My parents, still residents of the great Commonwealth of Massachusetts, are consistent kvetchers about their ever-expanding property tax burden; money required to pay for brilliant boondoggles like the Big Dig, state employees receiving payment for unused sick days, rising public sector pay and unsustainable municipal health care costs. An investigation by The Boston Globe found that "that municipal health plans, which cover employees, retirees, and elected officials, provide benefit levels largely unheard of in the private sector." A (longish) sample of their findings:
Copays are much lower. Some communities do not force retirees onto Medicare at age 65. Many citizens on elected boards—some after serving as few as six years—receive coverage for life, too.
As medical costs across the board rose over the past decade, municipal health care expenses exploded, draining local budgets and forcing major cuts in services, higher property tax bills, and billions in new debt.
"It has got to be dealt with," said Richard Fortucci , the chief financial officer in Lynn. "Or we will all go bankrupt."
The cost of municipal health care more than doubled from fiscal 2001 to 2008, adding more than $1 billion in all to city and town budgets, according to state Department of Revenue data. A Globe survey of 25 communities found that they now devote, on average, 14 percent of their budgets to health care, up from 8 percent a decade ago. Somerville, for one, spends $20 million more annually than it did 10 years ago, now devoting almost 20 percent of its budget to health care.
So far, with powerful labor unions resistant to giving away hard-won benefits and a lack of political will in the state Legislature to force changes, efforts to overhaul the system have fallen short.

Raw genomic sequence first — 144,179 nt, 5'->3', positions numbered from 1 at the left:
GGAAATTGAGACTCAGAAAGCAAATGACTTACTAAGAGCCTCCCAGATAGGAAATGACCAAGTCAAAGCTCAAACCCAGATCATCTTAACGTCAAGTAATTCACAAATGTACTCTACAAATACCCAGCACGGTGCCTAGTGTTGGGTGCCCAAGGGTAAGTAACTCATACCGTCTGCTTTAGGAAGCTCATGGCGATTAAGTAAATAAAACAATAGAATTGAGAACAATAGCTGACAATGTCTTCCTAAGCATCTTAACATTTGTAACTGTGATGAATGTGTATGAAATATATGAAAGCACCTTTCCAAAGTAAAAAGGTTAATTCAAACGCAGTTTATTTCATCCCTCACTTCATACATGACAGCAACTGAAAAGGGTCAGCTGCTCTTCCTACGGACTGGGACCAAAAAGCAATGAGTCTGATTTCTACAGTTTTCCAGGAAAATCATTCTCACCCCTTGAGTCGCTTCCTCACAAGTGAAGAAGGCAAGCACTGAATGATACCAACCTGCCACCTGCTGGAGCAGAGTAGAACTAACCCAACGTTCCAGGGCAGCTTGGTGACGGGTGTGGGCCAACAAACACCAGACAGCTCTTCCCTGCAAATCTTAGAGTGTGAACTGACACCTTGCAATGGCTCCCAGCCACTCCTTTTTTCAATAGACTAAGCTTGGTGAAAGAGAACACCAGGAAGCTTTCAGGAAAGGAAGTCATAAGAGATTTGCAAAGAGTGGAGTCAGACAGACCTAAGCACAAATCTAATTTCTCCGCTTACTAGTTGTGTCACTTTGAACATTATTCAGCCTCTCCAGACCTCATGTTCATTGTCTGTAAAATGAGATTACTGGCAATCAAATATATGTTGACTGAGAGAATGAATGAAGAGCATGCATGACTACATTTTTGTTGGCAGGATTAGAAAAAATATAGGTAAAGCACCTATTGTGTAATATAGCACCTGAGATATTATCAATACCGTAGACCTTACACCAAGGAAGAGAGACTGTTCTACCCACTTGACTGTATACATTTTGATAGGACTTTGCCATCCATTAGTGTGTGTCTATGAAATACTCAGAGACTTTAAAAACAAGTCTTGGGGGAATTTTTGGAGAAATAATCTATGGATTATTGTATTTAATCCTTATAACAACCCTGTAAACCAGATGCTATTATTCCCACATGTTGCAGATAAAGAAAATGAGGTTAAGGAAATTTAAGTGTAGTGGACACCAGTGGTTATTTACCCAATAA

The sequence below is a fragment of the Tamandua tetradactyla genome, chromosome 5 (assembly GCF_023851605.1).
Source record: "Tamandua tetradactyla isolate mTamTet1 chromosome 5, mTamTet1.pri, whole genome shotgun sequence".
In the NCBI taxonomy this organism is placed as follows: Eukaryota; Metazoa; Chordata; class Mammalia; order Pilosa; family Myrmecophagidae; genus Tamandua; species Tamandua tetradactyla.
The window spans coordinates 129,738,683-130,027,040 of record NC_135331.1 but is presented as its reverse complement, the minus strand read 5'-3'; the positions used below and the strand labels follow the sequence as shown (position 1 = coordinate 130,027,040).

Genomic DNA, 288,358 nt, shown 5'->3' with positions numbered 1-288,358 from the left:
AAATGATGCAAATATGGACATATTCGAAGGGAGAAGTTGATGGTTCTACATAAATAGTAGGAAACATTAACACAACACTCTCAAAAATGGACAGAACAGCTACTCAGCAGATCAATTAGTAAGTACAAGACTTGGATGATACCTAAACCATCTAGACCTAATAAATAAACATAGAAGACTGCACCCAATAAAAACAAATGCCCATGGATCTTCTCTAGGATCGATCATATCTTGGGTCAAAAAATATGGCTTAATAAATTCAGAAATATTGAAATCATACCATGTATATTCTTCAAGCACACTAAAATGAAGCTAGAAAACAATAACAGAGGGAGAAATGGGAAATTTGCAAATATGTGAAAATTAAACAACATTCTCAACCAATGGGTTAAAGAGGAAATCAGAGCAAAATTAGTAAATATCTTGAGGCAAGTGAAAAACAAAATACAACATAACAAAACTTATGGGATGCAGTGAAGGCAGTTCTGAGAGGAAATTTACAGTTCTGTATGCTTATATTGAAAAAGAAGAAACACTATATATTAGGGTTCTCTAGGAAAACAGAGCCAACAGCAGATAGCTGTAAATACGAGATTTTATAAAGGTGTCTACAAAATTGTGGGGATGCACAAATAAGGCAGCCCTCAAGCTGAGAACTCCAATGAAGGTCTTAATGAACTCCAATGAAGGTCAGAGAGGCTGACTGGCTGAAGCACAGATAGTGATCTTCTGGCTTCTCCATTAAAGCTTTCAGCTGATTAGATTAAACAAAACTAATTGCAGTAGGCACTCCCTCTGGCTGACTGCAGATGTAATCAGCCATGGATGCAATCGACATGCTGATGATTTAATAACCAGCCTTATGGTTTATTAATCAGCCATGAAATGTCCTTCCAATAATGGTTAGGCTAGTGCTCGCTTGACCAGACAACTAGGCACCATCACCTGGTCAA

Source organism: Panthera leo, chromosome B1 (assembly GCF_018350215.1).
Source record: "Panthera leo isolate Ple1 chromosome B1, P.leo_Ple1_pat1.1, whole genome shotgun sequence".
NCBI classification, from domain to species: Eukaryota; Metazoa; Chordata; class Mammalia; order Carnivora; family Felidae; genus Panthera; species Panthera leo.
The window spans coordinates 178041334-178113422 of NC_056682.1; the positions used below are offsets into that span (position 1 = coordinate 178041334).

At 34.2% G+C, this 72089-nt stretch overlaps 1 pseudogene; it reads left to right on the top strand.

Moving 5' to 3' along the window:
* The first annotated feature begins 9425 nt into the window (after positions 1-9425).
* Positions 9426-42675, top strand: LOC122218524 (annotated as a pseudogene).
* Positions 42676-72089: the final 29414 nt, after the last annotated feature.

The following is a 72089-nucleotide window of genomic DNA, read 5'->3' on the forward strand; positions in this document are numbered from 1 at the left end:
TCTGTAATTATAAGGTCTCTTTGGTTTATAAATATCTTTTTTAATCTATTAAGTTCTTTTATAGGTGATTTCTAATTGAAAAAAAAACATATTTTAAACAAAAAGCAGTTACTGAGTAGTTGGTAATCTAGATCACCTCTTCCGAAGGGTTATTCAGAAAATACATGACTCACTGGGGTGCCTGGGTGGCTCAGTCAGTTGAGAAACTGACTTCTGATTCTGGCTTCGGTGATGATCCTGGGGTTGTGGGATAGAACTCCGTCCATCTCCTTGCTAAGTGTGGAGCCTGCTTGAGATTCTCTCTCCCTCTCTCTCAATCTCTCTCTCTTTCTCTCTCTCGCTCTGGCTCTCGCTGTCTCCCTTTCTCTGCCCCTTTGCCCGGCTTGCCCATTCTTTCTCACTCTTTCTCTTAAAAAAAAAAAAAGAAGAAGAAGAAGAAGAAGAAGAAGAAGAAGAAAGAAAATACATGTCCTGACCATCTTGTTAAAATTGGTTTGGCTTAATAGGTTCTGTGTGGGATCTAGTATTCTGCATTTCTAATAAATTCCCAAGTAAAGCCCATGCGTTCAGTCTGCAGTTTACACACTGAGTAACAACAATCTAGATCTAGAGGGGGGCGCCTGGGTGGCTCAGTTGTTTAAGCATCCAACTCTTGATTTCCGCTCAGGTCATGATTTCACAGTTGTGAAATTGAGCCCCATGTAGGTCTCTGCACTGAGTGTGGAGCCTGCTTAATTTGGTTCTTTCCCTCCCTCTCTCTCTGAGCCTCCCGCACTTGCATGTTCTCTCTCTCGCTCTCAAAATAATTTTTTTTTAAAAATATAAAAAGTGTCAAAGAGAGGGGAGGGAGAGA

To be sure, many municipal employees, elected officials, and retirees are paying a greater percentage of their health premiums than ever. Still, almost all of the increase in municipal health care costs in the past 10 years has been shouldered by taxpayers, who are subsidizing plans that are often superior to their own.
"It's a nice deal," said Debski, now a part-time planner in Malden.
She could get insurance through her husband's employer but doesn't, for a simple reason: The municipal plan is far more generous and costs less….
The consequences of failing to face this crisis are on display in many cities and towns, nowhere more vividly than in Lawrence.
In that city, on Feb. 1, children were momentarily trapped in a burning apartment building, down the street from a fire station. But the city had recently shuttered the station, to help close a $24 million budget gap, and firefighters had to race from another location. The children escaped, but the fire chief warned the city it may not be so lucky next time.
Meanwhile, Lawrence, one of the poorest municipalities in Massachusetts, continues to pay among the highest rates in the state for health care benefits. The city's health care kitty, which it uses to pay for coverage, is currently $4 million in the red.
Health care costs are not the only budget-buster for cities and towns, of course, but their rise has led not just to fewer firefighters in Lawrence but diminished services across the state.
Library hours have been cut in Wayland and Hull. Wakefield has deferred road and sidewalk repairs. Malden has introduced fees for trash pickup. Class sizes have increased in Chelsea. Major layoffs have hit, among others, Boston, New Bedford, Worcester, and Brockton—with officials in all those communities citing rising health care costs as a major factor. Revere last year closed City Hall on Fridays, to save cash.
"What am I going to do next, put a padlock on the police station and tell people to call the State Police instead?" asked Mayor Thomas G. Ambrosino of Revere, who, like other mayors, is covered by municipal insurance.